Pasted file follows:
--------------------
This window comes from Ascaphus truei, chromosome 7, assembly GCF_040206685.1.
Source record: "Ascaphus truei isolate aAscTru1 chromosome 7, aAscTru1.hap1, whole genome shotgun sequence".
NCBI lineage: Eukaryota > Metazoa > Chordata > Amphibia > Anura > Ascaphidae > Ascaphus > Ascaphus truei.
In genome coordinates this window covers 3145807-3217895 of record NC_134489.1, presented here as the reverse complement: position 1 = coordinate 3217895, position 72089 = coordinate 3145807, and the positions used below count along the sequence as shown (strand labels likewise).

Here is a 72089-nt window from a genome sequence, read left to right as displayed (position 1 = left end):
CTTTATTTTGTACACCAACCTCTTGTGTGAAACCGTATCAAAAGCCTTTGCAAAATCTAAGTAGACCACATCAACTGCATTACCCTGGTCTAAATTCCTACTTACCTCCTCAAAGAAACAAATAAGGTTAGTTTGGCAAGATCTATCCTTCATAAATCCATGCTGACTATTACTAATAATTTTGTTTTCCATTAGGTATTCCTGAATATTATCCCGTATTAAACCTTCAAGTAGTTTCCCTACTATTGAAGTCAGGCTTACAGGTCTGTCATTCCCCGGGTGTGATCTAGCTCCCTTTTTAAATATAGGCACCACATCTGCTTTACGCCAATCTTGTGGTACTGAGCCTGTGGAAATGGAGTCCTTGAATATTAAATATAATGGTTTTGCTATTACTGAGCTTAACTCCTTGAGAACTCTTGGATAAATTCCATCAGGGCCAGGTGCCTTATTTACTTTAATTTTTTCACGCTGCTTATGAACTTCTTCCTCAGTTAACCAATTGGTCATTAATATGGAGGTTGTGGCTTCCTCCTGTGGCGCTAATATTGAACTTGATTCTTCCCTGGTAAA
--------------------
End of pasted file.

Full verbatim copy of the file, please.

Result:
This window comes from Ascaphus truei, chromosome 7, assembly GCF_040206685.1.
Source record: "Ascaphus truei isolate aAscTru1 chromosome 7, aAscTru1.hap1, whole genome shotgun sequence".
NCBI lineage: Eukaryota > Metazoa > Chordata > Amphibia > Anura > Ascaphidae > Ascaphus > Ascaphus truei.
In genome coordinates this window covers 3145807-3217895 of record NC_134489.1, presented here as the reverse complement: position 1 = coordinate 3217895, position 72089 = coordinate 3145807, and the positions used below count along the sequence as shown (strand labels likewise).

Here is a 72089-nt window from a genome sequence, read left to right as displayed (position 1 = left end):
CTTTATTTTGTACACCAACCTCTTGTGTGAAACCGTATCAAAAGCCTTTGCAAAATCTAAGTAGACCACATCAACTGCATTACCCTGGTCTAAATTCCTACTTACCTCCTCAAAGAAACAAATAAGGTTAGTTTGGCAAGATCTATCCTTCATAAATCCATGCTGACTATTACTAATAATTTTGTTTTCCATTAGGTATTCCTGAATATTATCCCGTATTAAACCTTCAAGTAGTTTCCCTACTATTGAAGTCAGGCTTACAGGTCTGTCATTCCCCGGGTGTGATCTAGCTCCCTTTTTAAATATAGGCACCACATCTGCTTTACGCCAATCTTGTGGTACTGAGCCTGTGGAAATGGAGTCCTTGAATATTAAATATAATGGTTTTGCTATTACTGAGCTTAACTCCTTGAGAACTCTTGGATAAATTCCATCAGGGCCAGGTGCCTTATTTACTTTAATTTTTTCACGCTGCTTATGAACTTCTTCCTCAGTTAACCAATTGGTCATTAATATGGAGGTTGTGGCTTCCTCCTGTGGCGCTAATATTGAACTTGATTCTTCCCTGGTAAA